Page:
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The Farmer’s Law  


The Farmer’s Law cannot be dated with certainty, nor is its exact authorship known. But internal evidence points to a date in the seventh or eighth century, probably right around 700. This ... More

Flagellants attempt to ward off the Black Death in Germany and in England  

Robert of Avesbury

Although flagellation (beating oneself with a whip) had been practiced as a means of spiritual discipline by monks long before, it did not emerge as a public group activity until the ... More

The Gold Mines of Nubia  

Agatharcides of Cnidus

The societies and trade networks that flourished along the Red Sea (or “Erythraean Sea” as the Greeks called it) in antiquity were well documented by writers of many different cultures. ... More

The Irish Crisis  

Sir Charles Trevelyan

Sir Charles Trevelyan (1807–1886) spent fifteen years as a British colonial officer in India, where he pursued reform of living conditions; when he was recalled to England, he worked to ... More

Of Lice and Men  

William J. Burroughs

William J. Burroughs, a scientist who specializes in physics and climate ponders the unwelcome relationship between people and lice, and what that reveals about evolution and migration of ... More

“On Extinct Quadrupeds,” Principles of Geology  

Charles Lyell

Sir Charles Lyell (1797–1875), a friend of Charles Darwin, was a Scottish geologist who was so notable that to this day, in his honor, a crater on the moon and a type of armored fish both ... More

“On Sociability,” The Descent of Man, and Selection in Relation to Sex, 1871  

Charles Darwin

Charles Darwin (1809–1882), a British naturalist, propounded the theory of evolution in his famous work On the Origin of Species (1859). With this theory, Darwin launched a massive debate ... More

The Origin of Species  

Charles Darwin

The name of Charles Darwin (1809–1882) is inextricably linked to the earth-shattering and (even today) controversial theory he proposed in 1859. However, it is also important to remember ... More

“Peculiarities of a Prodigal Century”  

J.R. McNeill

J. R. McNeill is an environmental historian at Georgetown University. In Something New Under the Sun (2000), McNeill provides a broad and comprehensive history of environmental change in ... More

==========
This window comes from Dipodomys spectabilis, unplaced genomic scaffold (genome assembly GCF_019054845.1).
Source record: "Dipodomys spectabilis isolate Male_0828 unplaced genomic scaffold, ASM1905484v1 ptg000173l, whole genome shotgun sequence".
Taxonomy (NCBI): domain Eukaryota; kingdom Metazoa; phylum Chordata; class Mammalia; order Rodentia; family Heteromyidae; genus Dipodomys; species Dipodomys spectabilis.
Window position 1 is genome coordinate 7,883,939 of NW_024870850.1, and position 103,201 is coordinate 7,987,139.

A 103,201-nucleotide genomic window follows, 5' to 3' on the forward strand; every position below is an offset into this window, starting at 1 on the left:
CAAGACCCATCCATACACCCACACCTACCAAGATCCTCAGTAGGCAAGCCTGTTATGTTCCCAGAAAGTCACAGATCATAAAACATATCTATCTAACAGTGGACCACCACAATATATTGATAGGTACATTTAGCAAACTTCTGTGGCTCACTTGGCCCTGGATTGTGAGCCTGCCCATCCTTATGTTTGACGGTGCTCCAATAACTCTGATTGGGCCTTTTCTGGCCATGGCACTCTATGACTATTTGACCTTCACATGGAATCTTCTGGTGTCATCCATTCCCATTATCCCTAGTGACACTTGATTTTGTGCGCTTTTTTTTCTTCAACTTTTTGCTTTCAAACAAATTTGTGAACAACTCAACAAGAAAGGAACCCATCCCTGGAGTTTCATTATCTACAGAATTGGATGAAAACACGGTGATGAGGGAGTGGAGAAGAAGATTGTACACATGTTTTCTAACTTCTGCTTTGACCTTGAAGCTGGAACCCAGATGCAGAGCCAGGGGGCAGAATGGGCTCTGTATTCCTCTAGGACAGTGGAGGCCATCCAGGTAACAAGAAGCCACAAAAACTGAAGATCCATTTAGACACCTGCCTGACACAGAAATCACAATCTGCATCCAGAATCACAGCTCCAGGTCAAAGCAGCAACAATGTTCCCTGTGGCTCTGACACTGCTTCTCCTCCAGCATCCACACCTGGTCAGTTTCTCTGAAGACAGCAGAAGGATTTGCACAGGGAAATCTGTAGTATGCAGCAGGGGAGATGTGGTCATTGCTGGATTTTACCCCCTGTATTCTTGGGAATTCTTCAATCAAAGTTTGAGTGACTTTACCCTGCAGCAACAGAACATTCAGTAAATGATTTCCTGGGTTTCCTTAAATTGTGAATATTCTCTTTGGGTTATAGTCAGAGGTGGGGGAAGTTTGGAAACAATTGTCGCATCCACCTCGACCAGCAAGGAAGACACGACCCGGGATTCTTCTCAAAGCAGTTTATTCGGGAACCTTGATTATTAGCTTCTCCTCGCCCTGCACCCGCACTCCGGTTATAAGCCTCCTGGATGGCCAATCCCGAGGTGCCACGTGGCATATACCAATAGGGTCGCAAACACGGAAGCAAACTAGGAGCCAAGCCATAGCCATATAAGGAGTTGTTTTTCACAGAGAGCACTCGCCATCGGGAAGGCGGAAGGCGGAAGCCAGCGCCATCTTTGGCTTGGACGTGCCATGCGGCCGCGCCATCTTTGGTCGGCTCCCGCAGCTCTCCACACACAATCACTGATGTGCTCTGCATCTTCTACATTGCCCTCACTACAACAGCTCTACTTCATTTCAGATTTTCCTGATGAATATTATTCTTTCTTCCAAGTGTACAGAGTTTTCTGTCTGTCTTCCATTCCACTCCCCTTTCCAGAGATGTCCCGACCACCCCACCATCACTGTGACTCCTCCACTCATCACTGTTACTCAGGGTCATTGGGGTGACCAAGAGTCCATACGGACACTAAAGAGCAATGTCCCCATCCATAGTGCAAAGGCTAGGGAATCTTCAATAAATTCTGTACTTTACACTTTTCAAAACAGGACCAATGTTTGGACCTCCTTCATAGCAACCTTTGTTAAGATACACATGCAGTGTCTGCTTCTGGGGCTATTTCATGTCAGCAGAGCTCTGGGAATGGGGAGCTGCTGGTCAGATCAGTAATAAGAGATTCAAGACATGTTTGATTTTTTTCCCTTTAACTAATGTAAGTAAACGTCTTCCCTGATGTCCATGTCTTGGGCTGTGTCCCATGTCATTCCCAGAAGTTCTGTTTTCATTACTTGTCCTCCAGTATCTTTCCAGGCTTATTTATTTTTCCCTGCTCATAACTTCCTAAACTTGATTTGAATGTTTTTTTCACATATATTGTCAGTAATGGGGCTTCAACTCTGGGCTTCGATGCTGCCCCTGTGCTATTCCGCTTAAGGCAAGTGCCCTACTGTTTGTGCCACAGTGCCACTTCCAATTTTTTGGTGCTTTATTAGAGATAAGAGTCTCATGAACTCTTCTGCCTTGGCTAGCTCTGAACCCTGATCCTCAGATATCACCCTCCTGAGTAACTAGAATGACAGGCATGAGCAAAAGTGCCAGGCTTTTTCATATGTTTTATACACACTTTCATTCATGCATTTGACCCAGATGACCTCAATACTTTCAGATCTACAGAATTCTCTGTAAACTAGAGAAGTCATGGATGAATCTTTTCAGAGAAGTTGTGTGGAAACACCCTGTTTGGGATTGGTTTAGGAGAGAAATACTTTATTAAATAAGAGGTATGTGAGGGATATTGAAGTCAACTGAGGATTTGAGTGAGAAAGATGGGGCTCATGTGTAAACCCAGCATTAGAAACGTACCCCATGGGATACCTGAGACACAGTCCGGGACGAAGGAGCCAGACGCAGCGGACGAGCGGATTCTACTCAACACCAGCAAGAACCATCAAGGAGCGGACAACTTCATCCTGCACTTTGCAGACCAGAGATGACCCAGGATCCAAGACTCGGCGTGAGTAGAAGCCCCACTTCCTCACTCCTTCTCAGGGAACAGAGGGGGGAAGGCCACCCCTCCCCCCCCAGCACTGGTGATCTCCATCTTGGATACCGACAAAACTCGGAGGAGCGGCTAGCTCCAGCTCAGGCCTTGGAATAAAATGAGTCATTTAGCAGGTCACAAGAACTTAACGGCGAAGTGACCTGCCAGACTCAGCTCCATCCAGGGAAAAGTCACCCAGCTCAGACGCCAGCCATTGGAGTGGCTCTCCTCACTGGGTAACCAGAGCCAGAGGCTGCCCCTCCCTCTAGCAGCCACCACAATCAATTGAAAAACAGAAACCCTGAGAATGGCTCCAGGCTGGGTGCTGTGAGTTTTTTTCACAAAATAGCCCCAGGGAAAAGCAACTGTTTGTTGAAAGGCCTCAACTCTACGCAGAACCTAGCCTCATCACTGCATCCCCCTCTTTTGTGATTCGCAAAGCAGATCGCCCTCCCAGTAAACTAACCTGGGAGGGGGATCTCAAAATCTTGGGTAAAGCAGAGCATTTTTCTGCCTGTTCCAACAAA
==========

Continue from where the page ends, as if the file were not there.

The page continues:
Pedro Cieza de León on Incan roads  

Pedro Cieza de León

The Incas created an imperial communications and logistics infrastructure that was unparalleled in the Americas, with two highways extending to the north and south from Cuzco nearly the ... More

Qibla Map  


This qibla map (qibla roughly translates as “sacred direction” in Arabic) is centered on the holiest place in Islam—the Ka’ba in Mecca. The obligation to pray in the direction of Mecca is ... More

Reed Chart from the Marshall Islands, South Pacific  


Traditional Micronesian and Polynesian maps of the Pacific, such as this example from the Marshall Islands, from about 1880, show sea lanes across the ocean in the form of reeds that link ... More

The Second Sex  

Simone de Beauvoir

Encouraged by the successful strategy and tactics of the civil rights and antiwar movements, a new assertiveness also marked the drive for women’s rights after the conclusion of the Second ... More

Treaty of Versailles  

David Lloyd George, Georges Clemenceau, Woodrow Wilson

The Treaty of Versailles concluded the First World War. Signed between the Axis powers and the victorious Allies, it was drafted primarily by the “Big Three,” Britain, France, and the ... More

United Nations Framework Convention on Climate Change, Copenhagen  

United Nations Drafting Committee

While there has been considerable debate over the last several decades on the nature and degree of global warming, there is general scientific consensus that greenhouse gases are the main ... More

Upside Down World Map  


This “upside down” map is oriented so that south is up, north is down, east is on the left, and west is on the right. The Southern Hemisphere is thus at the top of the map, instead of at ... More